Posted at 9:43 am , on September 16, 2016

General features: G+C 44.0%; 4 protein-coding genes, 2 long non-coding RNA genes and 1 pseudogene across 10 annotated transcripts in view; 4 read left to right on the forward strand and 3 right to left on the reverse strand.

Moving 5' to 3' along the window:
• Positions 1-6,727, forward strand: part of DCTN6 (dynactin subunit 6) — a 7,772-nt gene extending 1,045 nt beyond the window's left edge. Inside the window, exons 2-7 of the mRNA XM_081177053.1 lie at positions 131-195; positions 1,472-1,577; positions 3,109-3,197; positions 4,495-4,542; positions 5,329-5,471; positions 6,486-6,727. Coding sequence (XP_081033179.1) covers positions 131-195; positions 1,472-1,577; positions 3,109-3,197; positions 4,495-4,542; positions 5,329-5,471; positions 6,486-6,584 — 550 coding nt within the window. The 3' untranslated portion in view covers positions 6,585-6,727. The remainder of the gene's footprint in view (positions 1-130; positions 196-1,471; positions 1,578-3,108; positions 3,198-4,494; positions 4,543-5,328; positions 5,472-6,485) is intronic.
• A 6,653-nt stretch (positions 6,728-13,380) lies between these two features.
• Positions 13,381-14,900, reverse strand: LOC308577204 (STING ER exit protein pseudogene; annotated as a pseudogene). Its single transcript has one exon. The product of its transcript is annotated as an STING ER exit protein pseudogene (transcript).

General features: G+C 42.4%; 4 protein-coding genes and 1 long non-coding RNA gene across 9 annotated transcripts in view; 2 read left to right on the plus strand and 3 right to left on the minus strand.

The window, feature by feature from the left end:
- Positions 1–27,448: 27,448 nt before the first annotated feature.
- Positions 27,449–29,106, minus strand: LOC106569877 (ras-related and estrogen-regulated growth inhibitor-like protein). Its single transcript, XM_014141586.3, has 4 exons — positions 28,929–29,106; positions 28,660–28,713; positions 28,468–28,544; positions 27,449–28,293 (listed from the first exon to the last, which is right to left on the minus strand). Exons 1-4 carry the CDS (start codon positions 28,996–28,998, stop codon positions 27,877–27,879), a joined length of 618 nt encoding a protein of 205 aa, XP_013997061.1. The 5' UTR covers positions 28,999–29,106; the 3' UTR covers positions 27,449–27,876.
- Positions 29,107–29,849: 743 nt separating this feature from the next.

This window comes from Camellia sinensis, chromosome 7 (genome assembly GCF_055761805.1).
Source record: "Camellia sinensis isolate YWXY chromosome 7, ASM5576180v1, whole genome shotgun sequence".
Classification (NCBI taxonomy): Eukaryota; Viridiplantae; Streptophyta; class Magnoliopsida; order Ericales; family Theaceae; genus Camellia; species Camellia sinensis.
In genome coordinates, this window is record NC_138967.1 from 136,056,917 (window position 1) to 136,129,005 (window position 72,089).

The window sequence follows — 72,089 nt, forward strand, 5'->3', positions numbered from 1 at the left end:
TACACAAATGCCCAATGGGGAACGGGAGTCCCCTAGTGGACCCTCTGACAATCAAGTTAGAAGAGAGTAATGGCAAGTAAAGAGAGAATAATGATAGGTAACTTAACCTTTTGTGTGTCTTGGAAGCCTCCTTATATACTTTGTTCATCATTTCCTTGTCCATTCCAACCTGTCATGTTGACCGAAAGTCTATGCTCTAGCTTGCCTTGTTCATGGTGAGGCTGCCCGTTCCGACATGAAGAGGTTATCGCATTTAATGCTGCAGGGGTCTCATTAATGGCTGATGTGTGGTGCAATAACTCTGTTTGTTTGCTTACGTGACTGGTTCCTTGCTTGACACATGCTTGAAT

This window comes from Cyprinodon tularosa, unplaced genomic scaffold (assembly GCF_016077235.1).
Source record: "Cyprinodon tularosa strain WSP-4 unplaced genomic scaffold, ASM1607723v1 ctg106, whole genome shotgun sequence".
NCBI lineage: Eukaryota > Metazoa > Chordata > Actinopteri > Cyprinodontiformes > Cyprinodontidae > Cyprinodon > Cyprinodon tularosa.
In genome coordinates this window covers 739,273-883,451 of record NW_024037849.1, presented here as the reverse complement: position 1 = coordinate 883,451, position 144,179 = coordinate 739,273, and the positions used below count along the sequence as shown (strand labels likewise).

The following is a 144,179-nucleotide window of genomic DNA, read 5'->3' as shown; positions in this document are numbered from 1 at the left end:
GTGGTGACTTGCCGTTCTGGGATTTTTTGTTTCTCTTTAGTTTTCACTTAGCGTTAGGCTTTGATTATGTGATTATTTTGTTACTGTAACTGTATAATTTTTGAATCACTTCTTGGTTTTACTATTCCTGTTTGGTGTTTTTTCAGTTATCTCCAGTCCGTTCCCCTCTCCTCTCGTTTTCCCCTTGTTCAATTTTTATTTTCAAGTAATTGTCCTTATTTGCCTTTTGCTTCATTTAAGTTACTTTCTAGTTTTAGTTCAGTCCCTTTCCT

Ya Ya’s Euro Bistro is a restaurant here in KC that has an extensive menu garnishing traditional meals with a European spin. We hadn’t been there in many years but for our anniversary Joe took me to Ya Ya’s for a night out. Before the meal was served they brought out a Baba Ganoush appetizer with soft french bread for dipping that was so tasty. It had a hint of lemon and tasted different than anything we had ever had. We both loved it and asked the waiter what it consisted of. He was happy to share and told us that it was made with roasted eggplant, Greek yogurt, garlic, an herbed olive oil and sprinkled with a spice called Zatar. Most recipes use tahini in their Baba Ganoush which is why this dish tastes so different. I found a recipe online from St. Louis Today for Ya Ya’s famous Baba Ganoush that had the exact ingredients our waiter had listed. I made a run to Tasteful Olive for an olive oil that would give this dish the taste we had experienced at Ya Ya’s. When I explained to them what I was making they suggested Milanese Gremolata, a flavored olive oil consisting of fresh lemon zest, minced garlic, Italian flat leaf parsley and a hint of mint. With the olive oil in hand I walked a couple doors down to Penzey’s where I found Zatar, a spice that is a popular Middle Eastern blend consisting of sumac, thyme, sesame seeds and salt. Roasting the eggplant was a bit time consuming but I have to say my homemade Baba Ganoush came together with the consistency and flavors that we enjoyed at Ya Ya’s. It couldn’t have turned out better! Continue reading